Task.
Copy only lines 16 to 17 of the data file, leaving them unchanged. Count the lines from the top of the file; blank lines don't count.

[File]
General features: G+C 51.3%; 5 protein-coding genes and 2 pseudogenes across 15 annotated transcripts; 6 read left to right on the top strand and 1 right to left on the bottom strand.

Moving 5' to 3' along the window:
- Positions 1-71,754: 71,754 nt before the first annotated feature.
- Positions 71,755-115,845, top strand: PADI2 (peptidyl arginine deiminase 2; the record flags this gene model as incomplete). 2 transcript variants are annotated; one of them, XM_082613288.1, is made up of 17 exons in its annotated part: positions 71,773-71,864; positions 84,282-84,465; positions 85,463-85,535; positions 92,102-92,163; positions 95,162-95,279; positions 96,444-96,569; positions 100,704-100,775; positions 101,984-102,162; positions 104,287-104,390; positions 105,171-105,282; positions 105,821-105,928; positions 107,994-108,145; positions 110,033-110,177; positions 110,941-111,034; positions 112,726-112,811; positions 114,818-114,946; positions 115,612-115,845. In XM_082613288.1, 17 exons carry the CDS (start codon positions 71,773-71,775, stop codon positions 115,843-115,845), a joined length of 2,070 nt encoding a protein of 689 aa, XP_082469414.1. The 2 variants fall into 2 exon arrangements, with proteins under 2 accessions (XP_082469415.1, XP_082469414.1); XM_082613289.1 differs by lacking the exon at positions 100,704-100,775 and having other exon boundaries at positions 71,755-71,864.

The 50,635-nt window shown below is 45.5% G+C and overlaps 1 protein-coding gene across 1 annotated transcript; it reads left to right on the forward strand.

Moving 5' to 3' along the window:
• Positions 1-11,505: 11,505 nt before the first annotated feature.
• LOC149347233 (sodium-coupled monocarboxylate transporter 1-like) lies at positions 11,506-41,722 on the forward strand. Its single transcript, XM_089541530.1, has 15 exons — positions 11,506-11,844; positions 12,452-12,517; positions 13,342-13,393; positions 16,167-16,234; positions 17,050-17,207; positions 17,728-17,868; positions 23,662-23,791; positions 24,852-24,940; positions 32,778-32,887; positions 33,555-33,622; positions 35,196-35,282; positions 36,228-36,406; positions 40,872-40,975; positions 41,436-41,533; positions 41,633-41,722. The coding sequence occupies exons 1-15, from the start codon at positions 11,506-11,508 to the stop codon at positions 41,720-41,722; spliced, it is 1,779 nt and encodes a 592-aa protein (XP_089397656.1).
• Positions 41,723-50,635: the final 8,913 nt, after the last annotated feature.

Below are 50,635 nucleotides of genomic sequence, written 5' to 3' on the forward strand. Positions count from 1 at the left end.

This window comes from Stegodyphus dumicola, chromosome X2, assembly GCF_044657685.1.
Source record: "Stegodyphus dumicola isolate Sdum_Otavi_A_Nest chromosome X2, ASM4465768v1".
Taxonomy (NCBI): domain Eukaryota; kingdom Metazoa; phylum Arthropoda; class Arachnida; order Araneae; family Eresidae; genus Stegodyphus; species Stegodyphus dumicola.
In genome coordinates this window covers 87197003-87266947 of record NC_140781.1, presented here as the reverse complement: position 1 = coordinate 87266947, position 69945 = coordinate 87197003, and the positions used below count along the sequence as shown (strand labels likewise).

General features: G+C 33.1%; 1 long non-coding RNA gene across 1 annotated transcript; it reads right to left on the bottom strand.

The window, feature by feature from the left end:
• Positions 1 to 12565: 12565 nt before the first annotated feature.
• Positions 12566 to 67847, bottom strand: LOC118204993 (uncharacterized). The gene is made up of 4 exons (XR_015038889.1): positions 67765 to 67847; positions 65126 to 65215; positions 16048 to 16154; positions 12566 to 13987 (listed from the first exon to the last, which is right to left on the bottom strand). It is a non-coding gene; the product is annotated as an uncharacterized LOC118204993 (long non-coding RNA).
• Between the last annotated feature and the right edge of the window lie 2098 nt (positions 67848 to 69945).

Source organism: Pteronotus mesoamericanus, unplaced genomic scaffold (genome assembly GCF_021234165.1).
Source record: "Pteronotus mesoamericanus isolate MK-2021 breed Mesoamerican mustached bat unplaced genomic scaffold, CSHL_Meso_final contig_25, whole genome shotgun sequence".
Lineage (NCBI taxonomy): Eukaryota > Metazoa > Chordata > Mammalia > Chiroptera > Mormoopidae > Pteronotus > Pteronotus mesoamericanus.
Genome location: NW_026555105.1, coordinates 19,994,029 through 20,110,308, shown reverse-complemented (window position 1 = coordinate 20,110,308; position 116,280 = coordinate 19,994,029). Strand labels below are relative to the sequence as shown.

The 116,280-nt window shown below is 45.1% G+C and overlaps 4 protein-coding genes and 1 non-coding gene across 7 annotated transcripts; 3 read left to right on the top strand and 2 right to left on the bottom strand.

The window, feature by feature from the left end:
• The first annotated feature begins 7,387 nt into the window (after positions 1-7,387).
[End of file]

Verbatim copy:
The window, feature by feature from the left end:
• Positions 1 to 12565: 12565 nt before the first annotated feature.